Working with the Orthological Institute, a Committee under the direction of Professor S. H. Hooke, Professor Emeritus of Old Testament Studies in the University of London, has been responsible for a new English form of the Bible made from the Hebrew and the Greek.   The narrow limits of the word-list make it hard to keep the BBE completely parallel with the Hebrew and the Greek; but great trouble has been taken with every verse and every line to make certain that there are no errors of sense and no loose wording. The following verses are not found in the Bible in Basic English translation: Matthew 17:21, Matthew 18:11, Matthew 23:14, Mark 7:16, Mark 9:44, Mark 9:46, Mark 11:26, Mark 15:28, Luke 17:36, Luke 23:17, John 5:4, Acts 8:37, Acts 15:34, Acts 24:7, Acts 28:29, and Romans 16:24.

Darby The Darby Bible refers to the Bible as translated from Hebrew and Greek by John Nelson Darby.  The English version was first published in 1890.  Darby also published translations of the Bible in French and German.

In the Old Testament he translates God the Father's name as "Jehovah" (as was done in the American Revised Version of the 1880s and 1890s), instead of using the much more common rendering (of most other English translations of the Bible) of "LORD" or "GOD" in all capital letters. The following verses are not found in the Darby translation: Matthew 23:14, Acts 8:37, and Acts 15:34.

Douay-Rheims The Douai Bible, also known as the Rheims-Douai Bible or Douay-Rheims Bible, is a Catholic translation of the Bible from the Latin Vulgate into English.   The Douay Version is the foundation on which nearly all English Catholic versions are still based.  It was translated by Gregory Martin, an Oxford-trained scholar, working in the circle of English Catholic exiles on the Continent, under the sponsorship of William (later Cardinal) Allen.   The New Testament appeared at Rheims in 1582; the Old Testament at Douay in 1609.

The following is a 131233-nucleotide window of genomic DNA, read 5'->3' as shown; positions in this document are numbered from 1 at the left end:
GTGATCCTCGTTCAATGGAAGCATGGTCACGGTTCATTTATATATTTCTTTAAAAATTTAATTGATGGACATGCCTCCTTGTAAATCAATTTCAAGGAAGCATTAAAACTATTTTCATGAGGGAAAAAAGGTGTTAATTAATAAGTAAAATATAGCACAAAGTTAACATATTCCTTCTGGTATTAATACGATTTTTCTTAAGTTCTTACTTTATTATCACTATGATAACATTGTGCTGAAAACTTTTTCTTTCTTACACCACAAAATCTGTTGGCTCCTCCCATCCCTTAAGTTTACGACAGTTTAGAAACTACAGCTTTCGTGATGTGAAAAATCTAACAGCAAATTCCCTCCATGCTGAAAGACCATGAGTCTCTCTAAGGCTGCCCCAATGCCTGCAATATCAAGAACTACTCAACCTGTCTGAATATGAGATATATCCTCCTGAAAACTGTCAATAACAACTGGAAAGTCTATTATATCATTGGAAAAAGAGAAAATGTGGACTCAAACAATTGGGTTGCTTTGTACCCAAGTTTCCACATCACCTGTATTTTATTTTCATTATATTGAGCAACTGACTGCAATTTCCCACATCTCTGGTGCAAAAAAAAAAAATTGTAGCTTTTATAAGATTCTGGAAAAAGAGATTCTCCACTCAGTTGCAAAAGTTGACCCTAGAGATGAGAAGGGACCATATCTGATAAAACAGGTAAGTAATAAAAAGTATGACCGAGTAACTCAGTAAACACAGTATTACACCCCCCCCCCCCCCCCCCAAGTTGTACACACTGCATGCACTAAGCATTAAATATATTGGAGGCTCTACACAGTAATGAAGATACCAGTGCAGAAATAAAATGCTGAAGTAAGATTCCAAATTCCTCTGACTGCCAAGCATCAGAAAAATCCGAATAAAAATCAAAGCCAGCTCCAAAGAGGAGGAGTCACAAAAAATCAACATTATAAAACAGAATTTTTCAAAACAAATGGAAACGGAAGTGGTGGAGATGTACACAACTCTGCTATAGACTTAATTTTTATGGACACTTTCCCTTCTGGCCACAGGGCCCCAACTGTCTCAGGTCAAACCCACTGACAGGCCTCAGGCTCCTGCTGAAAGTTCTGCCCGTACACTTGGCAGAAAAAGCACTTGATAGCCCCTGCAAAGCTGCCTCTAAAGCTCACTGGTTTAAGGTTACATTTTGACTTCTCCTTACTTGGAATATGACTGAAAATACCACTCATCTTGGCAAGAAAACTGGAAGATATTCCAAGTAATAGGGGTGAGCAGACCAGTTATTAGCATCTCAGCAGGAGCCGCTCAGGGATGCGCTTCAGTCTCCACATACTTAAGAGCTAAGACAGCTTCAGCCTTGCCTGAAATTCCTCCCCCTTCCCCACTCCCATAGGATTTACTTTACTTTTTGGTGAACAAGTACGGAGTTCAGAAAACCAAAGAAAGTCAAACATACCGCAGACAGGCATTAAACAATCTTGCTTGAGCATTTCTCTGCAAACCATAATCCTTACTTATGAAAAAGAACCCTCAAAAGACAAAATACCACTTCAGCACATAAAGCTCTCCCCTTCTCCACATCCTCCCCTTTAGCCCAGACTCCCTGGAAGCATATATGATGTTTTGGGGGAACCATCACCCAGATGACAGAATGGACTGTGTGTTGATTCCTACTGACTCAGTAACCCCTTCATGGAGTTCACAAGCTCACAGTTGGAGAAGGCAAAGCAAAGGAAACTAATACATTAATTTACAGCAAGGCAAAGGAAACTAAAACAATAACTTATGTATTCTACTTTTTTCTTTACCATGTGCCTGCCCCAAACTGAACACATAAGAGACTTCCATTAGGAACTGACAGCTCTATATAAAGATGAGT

Hebrew Names The Hebrew Names Version of the World English Bible is an update of the American Standard Version of 1901.   The major difference between it and the World English Bible is the use of Hebrew names.  For example, the name of Jesus is replaced with His Hebrew name "Yeshua".

King James The King James Version is an English translation of the Holy Bible, commissioned for the benefit of the Church of England at the behest of James I of England.  First published in 1611, it has had a profound impact not only on most English translations that have followed it, but also on English literature as a whole.   Translated by the largest group of translators, around 50, and using the widest range of source texts, it became the "Authorized Version" in Britain and the most widely used of the Early Modern English Bible translations.

New American Standard Bible The New American Standard Bible has been widely embraced as the most literally accurate English translation from the original languages.   In 1995 the NASB was updated, increasing clarity and readability.  Vocabulary, grammar, and sentence structure were carefully reviewed for greater understanding and smoother reading. The NASB is copyrighted material!